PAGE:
The Hakimis have experienced the Intercontinental’s good times. Hayatullah used to close his store on Friday afternoon, and he and his wife would come to the Intercontinental. “We liked the Beatles at the time – pop music was just coming to Afghanistan,” Hayatullah says. Bands were playing concerts by the pool. Female tourists were swimming in bathing suits. The hotel was surrounded by pine trees, and in the garden, speakers piped out music by Ahmad Zahir, the Afghan Elvis. The Hakimis have photos from back then: he is sporting a thick moustache, long hair and shiny belt buckle, she is wearing bell-bottoms.
Hayatullah says: “A customer once offered me a visa to the US. But I didn’t want to leave. Kabul was the best place in the world.”
Aziza says: “Nobody wanted to leave the country, nobody wanted to go to Europe or America. People came to us.”
The Hakimis now live in Canada. They have come to Kabul to show their grown daughters the city they once left. They spend a lot of time driving around streets they don’t recognise.
Aziza says: “Everyone in this hotel wore beautiful suits. Men used to only wear their traditional clothes at home. It’s painful to see all these changes.”
Hayatullah says: “I cry every night. I hope the hotel stays open. It’s part of our identity.”
You can’t get into the Intercontinental without good connections. Faqiri’s father was one of the hotel managers during the first Taliban rule. They called him again after Kabul fell and asked if he wanted to come back. He sent his son instead. During the first period of Taliban rule, Mullah Omar, founder and head of the Taliban, once visited the hotel. The hotel had no guests, and he asked Faqiri’s father: “Why is no one here?” Faqiri’s father told the Taliban leader: “People aren’t coming because they’re afraid of you.” So Mullah Omar announced over the radio that all foreigners who wanted to be safe in Kabul should check into the Intercontinental. The next day, the hotel was full – at least that’s how the story goes.
Faqiri has ideas about how to fill the hotel. Enlarging the ballroom, building a helipad. Or moving one of the university faculties on to the huge hotel site, or a hospital perhaps. But all of this costs money that nobody has right now.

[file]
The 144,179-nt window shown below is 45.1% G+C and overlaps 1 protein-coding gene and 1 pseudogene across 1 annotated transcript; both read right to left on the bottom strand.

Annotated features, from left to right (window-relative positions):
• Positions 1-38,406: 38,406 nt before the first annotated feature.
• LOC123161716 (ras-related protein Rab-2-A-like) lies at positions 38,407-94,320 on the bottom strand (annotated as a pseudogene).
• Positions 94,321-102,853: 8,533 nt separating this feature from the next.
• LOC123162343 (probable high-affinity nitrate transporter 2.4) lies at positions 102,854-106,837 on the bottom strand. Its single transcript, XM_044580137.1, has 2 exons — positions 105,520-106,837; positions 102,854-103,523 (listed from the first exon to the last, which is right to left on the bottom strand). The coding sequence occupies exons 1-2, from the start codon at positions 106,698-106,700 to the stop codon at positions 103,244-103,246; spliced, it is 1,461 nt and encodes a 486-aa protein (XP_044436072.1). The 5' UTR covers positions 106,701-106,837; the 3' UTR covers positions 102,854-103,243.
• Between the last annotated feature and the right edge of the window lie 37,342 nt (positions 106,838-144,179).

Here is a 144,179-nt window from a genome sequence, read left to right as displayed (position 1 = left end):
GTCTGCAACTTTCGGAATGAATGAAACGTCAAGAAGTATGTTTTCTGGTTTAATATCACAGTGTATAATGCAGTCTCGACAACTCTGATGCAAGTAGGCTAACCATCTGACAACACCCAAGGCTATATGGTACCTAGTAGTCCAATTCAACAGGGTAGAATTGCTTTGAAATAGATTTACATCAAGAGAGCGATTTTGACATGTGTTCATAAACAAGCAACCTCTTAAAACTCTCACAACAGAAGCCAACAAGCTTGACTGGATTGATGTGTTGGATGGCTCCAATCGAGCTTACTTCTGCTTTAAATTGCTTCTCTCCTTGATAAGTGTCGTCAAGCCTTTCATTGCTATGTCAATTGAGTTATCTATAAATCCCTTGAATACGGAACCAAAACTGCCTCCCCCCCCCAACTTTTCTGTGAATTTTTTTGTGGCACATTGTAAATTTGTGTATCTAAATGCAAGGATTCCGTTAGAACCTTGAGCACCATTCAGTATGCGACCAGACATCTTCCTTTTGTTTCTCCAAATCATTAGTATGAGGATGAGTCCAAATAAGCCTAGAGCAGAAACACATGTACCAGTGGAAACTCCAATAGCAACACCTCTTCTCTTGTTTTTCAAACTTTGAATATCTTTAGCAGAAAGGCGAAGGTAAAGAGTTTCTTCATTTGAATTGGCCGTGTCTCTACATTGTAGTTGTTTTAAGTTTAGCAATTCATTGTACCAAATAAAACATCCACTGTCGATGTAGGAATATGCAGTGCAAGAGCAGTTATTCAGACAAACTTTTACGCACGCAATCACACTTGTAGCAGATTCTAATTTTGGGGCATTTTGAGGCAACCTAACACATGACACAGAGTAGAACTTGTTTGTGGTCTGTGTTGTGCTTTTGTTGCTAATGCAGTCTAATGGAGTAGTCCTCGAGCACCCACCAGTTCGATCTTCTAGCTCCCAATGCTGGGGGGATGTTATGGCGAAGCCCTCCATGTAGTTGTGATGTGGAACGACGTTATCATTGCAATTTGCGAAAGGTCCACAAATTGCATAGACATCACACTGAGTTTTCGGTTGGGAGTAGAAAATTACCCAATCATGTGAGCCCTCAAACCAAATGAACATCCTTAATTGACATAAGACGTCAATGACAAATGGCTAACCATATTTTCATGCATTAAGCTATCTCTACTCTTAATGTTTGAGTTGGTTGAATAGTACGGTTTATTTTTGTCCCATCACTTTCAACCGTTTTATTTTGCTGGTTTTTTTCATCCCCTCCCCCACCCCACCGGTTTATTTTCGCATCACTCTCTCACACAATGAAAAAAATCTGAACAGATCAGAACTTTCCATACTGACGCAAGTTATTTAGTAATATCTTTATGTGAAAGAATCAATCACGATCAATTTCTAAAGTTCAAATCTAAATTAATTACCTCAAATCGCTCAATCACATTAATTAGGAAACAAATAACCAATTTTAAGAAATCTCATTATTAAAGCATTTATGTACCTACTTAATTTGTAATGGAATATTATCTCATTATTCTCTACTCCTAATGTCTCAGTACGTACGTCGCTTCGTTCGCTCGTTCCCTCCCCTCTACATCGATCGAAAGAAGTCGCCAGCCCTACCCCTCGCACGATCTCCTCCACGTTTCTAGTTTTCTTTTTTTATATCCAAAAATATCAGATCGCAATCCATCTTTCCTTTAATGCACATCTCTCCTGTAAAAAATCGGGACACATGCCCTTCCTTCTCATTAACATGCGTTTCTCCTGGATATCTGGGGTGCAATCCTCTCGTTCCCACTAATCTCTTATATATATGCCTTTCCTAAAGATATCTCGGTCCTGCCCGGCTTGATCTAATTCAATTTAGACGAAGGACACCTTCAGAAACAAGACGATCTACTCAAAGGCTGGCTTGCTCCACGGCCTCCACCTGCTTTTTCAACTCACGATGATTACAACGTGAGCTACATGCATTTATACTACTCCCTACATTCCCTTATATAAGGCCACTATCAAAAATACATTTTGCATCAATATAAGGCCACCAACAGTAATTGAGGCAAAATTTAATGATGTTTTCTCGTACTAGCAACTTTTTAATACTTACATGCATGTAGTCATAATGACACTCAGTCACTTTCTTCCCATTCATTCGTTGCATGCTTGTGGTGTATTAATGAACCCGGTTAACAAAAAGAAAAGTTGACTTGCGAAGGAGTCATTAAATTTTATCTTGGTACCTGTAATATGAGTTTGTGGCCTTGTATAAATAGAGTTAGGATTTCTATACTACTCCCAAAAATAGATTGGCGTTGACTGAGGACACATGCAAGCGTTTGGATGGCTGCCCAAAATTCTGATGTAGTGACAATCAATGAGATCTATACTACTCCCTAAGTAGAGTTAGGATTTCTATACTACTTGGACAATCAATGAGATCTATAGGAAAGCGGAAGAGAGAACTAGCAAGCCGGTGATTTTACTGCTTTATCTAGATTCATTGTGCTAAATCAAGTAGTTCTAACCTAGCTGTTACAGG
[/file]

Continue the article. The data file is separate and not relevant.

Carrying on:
In the past, large wedding parties took place in the ballroom of the Intercontinental. Afghan weddings are attended by hundreds of guests, and traditionally have a men’s and a women’s area. Under the Taliban, it is forbidden to play music at weddings, but at some it can still be heard in the women’s section. Afghan women always find a way somehow, and the Taliban do not dare control the women’s area. But in the Intercontinental, the hotel owned by the Taliban, music is strictly forbidden.
Faqiri could have fled as well. On 15 August 2021, the day Kabul fell, a friend of his was at the airport. He would have secured a spot for him on one of the evacuation flights. But Faqiri stayed. He didn’t want to leave on his own: he wanted to marry his fiancee first. The wedding later took place in the grand ballroom of the Intercontinental. His wife gave birth to a son soon after the wedding. He hasn’t completely given up on going abroad yet. He would like to study for a doctorate. But, for now, he’ll stay here. Does he miss the old Afghanistan? “Of course I miss it.”
The golden lift stops on the first floor. Osama bin Laden briefly stayed here, rooms 196 and 197. Right next to the elevator, thick cables wind under a door and disappear under the fitted carpet, into room 114. Here, the secret police sit in front of their video monitors. They will hide the cables better in the future, one of the agents says in a contrite tone. Down the hall, room 122, is the hotel president’s office. Hafiz Zia-ul-Haq Jawad has taken a seat in his armchair. “The image of the Taliban is that we are here to break things. But we’re here to build,” he says.
It pains Jawad to see the rooms in the hotel deteriorate. It’s no longer worthy of its five-star rating, he says. He tells us that he wants to renovate it, rebuild it, make it accessible to all. Since the Taliban took over, the people of Kabul – Taliban and non-Taliban – sometimes come up to the hotel to take a picture of the view. In the past, they would have been turned away at the first security barrier.
Jawad says he doesn’t discriminate between Taliban and non-Taliban when it comes to his employees. He says he only cares that everyone works hard, is honest, serves the nation. “Sometimes I go down to the kitchen. I show everyone: I am one of you. We don’t want anyone to think that the Taliban are only here for a short period of time.”